I have a question relating TO the interval datatypes IN Oracle 9i. Basically what is the point of the interval year to month? You see, all of the examples I've found relating to computing the difference between two dates using the interval year to month
data type have been to calculate someones age, or find the length of service of an employee, using something similar to the below query:
SELECT EXTRACT(YEAR FROM ((TO_TIMESTAMP('01/01/1990', 'DD/MM/YYYY') - TO_TIMESTAMP('16/01/1980', 'DD/MM/YYYY')) YEAR TO MONTH))
However, if you actually run the above query, it will return 10 years (of service), when in fact it should be 9 years, 11 months...
(if you extract months it returns 0). So I can't really see the point in using this as it will return incorrect results (as in the
length of service example, the employee would be down as 10 years and would possibly get a greater bonus than if they had done 9).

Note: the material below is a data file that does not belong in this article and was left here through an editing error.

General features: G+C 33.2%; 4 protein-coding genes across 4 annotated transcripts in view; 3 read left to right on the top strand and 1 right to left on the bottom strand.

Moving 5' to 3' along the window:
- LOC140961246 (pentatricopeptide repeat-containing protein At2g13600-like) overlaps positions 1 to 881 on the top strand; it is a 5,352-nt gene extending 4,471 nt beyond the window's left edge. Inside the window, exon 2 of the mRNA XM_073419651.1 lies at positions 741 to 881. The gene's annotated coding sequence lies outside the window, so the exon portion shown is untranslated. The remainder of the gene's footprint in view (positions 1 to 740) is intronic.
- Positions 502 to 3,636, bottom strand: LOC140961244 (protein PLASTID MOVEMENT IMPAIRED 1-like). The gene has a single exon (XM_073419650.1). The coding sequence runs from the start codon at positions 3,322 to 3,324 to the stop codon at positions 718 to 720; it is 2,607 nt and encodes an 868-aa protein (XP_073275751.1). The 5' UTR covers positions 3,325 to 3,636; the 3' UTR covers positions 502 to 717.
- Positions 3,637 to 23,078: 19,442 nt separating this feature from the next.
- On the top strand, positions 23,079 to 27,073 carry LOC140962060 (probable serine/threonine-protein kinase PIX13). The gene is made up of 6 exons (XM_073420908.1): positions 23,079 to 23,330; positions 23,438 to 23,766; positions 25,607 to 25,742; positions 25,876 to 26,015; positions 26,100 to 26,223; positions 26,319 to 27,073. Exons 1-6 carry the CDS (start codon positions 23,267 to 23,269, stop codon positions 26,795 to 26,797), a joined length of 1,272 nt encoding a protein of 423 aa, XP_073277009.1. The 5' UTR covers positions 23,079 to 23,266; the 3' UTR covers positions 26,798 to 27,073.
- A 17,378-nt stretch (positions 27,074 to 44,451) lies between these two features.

I know as an alternative you can use the below, which works fine (I have no problems with the day TO second):
SELECT FLOOR(EXTRACT(DAY FROM ((TO_TIMESTAMP('01/01/1990', 'DD/MM/YYYY') - TO_TIMESTAMP('16/01/1980', 'DD/MM/YYYY')) DAY TO SECOND)) / 365.25)
But this seems considerably more complex than the pre-9i way (AND what I would still USE) OF:
SELECT FLOOR(MONTHS_BETWEEN(TO_DATE('01/01/1990', 'DD/MM/YYYY'), TO_DATE('16/01/1980', 'DD/MM/YYYY')) / 12)
Oh, and as a further point, the following returns the correct value of 16/01/1990 for 10 years service, and 16/01/1989 for 9 years
SELECT to_timestamp('16/01/1980', 'DD/MM/YYYY') + INTERVAL '9' YEAR